Said Mr. Kariuki and Ms. Lucy Karume of the Kenya Tourism Federation in their statement:

“The tourism fraternity in Kenya deeply regrets to learn of the death of Tristan Voorspuy, a co-owner of Sosian Ranch and owner of Offbeat Safaris who was killed at Sosian Ranch on Sunday, 5th March 2017 by unknown assailants who had trespassed onto the ranch apparently with groups of herdsmen seeking grazing for their livestock.

“On behalf of all industry stakeholders, we extend our condolences and sympathy to the family of Mr. Voorspuy and to the other Kenyan farmers and ranch employees who have been caught up in the conflict over pasture in the affected area in recent weeks.

“Sosian Ranch is one of the private ranches in northern Laikipia hosting a vibrant population of wildlife. During this year’s drought-like conditions, they are one of 7 ranches that have been invaded by hungry livestock and pastoralists.

“Following the incident, we would like to clarify the following:

“• The incident took place at Sosian Ranch, a 24,000-acre private ranch dedicated to cattle ranching and tourism in the Laikipia area of northern Kenya, 240 kilometers from Nairobi.

“• No tourists were involved in the incident, and there were no tourists staying on the ranch at the time of the incident.

“• Laikipia is one of 47 counties within Kenya and over 9,000 square kilometers in size. It is well-known for its excellent wildlife and ecotourism facilities. Laikipia’s wildlife is second only to the Maasai Mara.

“• The present unrest and insecurity are restricted to a few localities and a small number of ranches and that the well-known wildlife conservancies and tourism facilities in the rest of Laikipia are not affected and remain calm and peaceful.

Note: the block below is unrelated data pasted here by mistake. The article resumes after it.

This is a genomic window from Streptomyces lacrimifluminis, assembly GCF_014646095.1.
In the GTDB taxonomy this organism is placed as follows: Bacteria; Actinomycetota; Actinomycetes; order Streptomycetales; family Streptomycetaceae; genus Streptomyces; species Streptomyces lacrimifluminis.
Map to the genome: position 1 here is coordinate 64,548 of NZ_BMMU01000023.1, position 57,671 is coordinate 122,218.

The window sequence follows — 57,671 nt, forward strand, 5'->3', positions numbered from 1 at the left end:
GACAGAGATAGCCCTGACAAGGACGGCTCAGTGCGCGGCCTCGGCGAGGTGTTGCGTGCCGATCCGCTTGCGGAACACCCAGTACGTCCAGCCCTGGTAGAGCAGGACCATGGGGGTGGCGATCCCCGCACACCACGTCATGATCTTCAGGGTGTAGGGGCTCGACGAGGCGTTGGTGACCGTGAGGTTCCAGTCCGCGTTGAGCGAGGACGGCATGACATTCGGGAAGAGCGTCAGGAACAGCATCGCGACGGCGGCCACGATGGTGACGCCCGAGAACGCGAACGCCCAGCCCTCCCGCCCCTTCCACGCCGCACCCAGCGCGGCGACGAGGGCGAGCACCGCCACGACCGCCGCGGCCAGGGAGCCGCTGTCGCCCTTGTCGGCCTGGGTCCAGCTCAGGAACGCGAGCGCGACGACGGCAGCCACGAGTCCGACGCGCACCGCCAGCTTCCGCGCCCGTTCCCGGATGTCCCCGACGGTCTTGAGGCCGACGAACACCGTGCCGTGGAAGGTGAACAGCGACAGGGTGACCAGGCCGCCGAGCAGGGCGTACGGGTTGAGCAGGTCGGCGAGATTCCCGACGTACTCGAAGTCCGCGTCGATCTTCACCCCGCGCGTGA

“Kenya covers an area of approximately 582,650 square kilometers and is frequently compared to an area the size of France. Tourism activity continues as normal in most of Laikipia and throughout the rest of the country with holidaymakers currently on safari in the country’s national parks and visiting its popular coastal resorts.

“The tourism Industry continues to maintain very close contact with the stakeholders in Laikipia and a fact-finding trip to Laikipia was earlier carried out by [the] Kenya Tourism Board (KTB) and Kenya Tourism Federation (KTF) industry executives to assess the situation on the ground. We fully support the investigations being carried out by the police and other relevant authorities to bring the perpetrators of these lawless acts to justice.

“We believe that the Government of Kenya will be giving the highest priority to restoring law and order for all the people in the affected area so that they can enjoy the normal peace and security found throughout the rest of Laikipia county.

Jimi Kariuki, Chairman, Kenya Tourism Board (KTB)
Lucy Karume, Chairperson, Kenya Tourism Federation (KTF)”

There was some instant and notable dissent expressed to this correspondent over the heavy emphasis on “no tourists came to harm” as the life of Kenyans – white, brown and black – is just as valuable and important as are the lives of tourists, albeit an incident involving the latter would no doubt promptly bring the heavy hand of sections of the international media down on Kenya once again.

As a big Kenyan delegation is now in Berlin for the annual ITB Tourism Trade Show, the largest in the world, the aftermath of the Sosian attack and potentially more such invasions will be at the forefront of exhibitors’ minds, hoping for a return to peace and quiet and a determined reaction by Kenya’s security forces to deal with the raiders once and for all.

All the best to them in promoting Kenya alongside her East African partners while their government at home continues to ponder and wave and weave in the face of such clearly orchestrated and coordinated violence in the heartland of the country.